Between soaring costs, supply chain blips, and tighter purse strings, meeting planning budgets are being tested. Planners are having to get creative to pull off events within the financial parameters they’ve been given to work with.
Adam Tanner, assistant vice president of food and beverage for AHC Hospitality who is based at the Amway Grand Plaza in Grand Rapids, offers tips for ways to better control expenses for meeting planning budgets.
“The way inflation is going and with the cost of goods really rising, there are ways from an operational standpoint and meeting planners’ standpoint that can help mitigate these things,” Tanner says.
To start with, he says, reexamining the “old-school ways” of doing meetings—breakfast, breaks, lunch, another break, and then dinner is a good place to start. “That’s an awful lot of food at some point, right?” Tanner observes, suggesting that planners change up the routine based on the habits of their attendees. For example, for an annual event where many skip breakfast, maybe it’s time to do a lighter offering with coffee in lieu of a morning meal and channel more of the budget into possibly a themed break “or something else more wow,” he says.
“We just had a student group in where breakfast was a big deal for them, whereas in the evening, the kids kind of disappear,” he says, suggesting in that type of scenario dinner could be scaled back. “But it could be different when there’s an insurance group in house or law group.”
Tanner describes one organization whose members weren’t big on having a full breakfast. Instead, the planner opted for an upgraded mid-morning break that featured a wall of handmade artisan donuts.
“Just about every single flavor you could think of was up there,” he says. “We were also filling eclairs to order with different fillings, and we rolled out a custom coffee bar as well … so we cut [breakfast] down to continental but had everybody’s attention for the a.m. break.”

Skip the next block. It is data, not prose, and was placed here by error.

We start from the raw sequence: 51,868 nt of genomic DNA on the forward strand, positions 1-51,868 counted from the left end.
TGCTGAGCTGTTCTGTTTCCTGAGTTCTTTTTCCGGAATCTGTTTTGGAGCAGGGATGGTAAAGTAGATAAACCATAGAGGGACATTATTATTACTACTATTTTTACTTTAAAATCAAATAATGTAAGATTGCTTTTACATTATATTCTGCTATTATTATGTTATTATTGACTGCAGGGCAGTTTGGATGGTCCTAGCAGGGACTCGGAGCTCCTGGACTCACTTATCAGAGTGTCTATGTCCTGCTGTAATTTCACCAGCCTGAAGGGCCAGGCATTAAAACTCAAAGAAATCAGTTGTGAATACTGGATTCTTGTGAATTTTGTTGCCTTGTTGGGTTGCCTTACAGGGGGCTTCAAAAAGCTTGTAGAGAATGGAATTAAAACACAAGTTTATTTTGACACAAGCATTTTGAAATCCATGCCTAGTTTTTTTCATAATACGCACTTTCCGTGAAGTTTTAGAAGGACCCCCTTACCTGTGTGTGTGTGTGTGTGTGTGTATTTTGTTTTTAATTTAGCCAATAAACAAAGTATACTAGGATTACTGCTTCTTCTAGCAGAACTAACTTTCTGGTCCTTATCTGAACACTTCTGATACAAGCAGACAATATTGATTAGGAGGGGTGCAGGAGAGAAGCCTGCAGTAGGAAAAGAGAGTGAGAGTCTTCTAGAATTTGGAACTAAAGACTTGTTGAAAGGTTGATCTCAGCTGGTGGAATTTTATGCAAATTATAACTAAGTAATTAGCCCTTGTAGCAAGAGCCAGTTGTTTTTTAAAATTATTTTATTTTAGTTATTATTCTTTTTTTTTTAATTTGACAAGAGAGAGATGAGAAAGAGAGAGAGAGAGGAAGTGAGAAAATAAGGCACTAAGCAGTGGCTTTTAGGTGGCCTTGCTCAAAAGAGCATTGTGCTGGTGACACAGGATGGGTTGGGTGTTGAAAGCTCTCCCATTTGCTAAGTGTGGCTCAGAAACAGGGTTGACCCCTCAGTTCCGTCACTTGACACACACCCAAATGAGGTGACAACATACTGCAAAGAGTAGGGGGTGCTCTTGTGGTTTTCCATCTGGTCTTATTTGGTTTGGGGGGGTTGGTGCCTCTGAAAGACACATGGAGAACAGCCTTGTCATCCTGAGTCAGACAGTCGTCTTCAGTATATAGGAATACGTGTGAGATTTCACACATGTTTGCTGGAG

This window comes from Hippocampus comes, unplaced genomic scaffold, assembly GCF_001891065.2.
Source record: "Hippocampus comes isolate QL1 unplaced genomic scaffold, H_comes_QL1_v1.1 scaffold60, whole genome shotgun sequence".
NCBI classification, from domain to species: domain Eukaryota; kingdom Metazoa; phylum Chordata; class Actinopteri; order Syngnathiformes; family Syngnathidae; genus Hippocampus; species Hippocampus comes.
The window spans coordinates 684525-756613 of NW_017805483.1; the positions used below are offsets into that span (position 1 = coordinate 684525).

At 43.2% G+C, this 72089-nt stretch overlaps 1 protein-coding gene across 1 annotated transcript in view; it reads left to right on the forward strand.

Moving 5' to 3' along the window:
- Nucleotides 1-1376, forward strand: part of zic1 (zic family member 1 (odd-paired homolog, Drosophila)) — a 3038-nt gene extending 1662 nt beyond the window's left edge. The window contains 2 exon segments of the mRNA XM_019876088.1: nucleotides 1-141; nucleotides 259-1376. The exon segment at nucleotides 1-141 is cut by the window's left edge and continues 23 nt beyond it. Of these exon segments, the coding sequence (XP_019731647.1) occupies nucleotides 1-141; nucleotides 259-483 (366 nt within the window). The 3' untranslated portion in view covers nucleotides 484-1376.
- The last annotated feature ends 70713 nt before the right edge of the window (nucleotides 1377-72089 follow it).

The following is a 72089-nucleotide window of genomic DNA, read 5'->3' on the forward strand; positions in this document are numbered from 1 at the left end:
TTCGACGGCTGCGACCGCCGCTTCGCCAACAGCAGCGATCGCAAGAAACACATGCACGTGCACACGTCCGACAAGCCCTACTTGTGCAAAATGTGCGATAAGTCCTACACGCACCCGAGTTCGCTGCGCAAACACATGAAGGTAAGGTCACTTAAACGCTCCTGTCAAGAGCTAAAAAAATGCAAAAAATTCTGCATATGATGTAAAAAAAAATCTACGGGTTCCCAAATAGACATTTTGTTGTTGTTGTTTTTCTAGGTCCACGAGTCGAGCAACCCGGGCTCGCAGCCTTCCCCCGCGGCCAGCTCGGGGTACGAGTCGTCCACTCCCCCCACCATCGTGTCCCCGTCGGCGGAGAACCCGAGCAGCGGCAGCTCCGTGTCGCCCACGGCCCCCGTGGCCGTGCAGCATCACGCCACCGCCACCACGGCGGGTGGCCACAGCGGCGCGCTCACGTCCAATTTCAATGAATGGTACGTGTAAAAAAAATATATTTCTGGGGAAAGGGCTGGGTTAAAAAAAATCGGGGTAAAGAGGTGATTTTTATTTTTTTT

Tanner also recommends going from buffet-style to plated dinners to help shore up meeting planning budgets. “With plated you portion out what exactly everybody is going to get,” he says. “Whereas with a buffet, you … can have a lot of waste if guests aren’t showing up. Typically buffets run a higher food cost than a plated menu—especially when you have very large groups. We do groups up to 4,000 here, and even when the chef plans as well as he could, for 4,000 people we set up 20 buffet lines. Now imagine all of those pans and each of those lines has food left over. Buffets, especially with large groups, can be very challenging on the food waste. There’s no way around it.”
There may also be opportunities for smaller groups to piggyback on bigger events held by others and opt for a menu that utilizes some of the same key items like beef, for example. “We can save some labor, save some on food. It does help us out cost-wise and we can hopefully pass a little of that savings on to meeting planners. That’s an old-school trick, but it works.”
Locking in events for multiple years at a time can also help planners save money, as can booking at times that aren’t in demand like January and February. “Being flexible with your meeting agenda and dates can be advantageous,” he says.
These and other topics should be part of the talks that meeting planners have with vendors.
“You need to know your group, you need to know what is going to be most impactful for them,” he says. “And work with the catering manager at the hotel and ask to get things personalized for you. Don’t be afraid to ask. If you don’t ask, you don’t know.”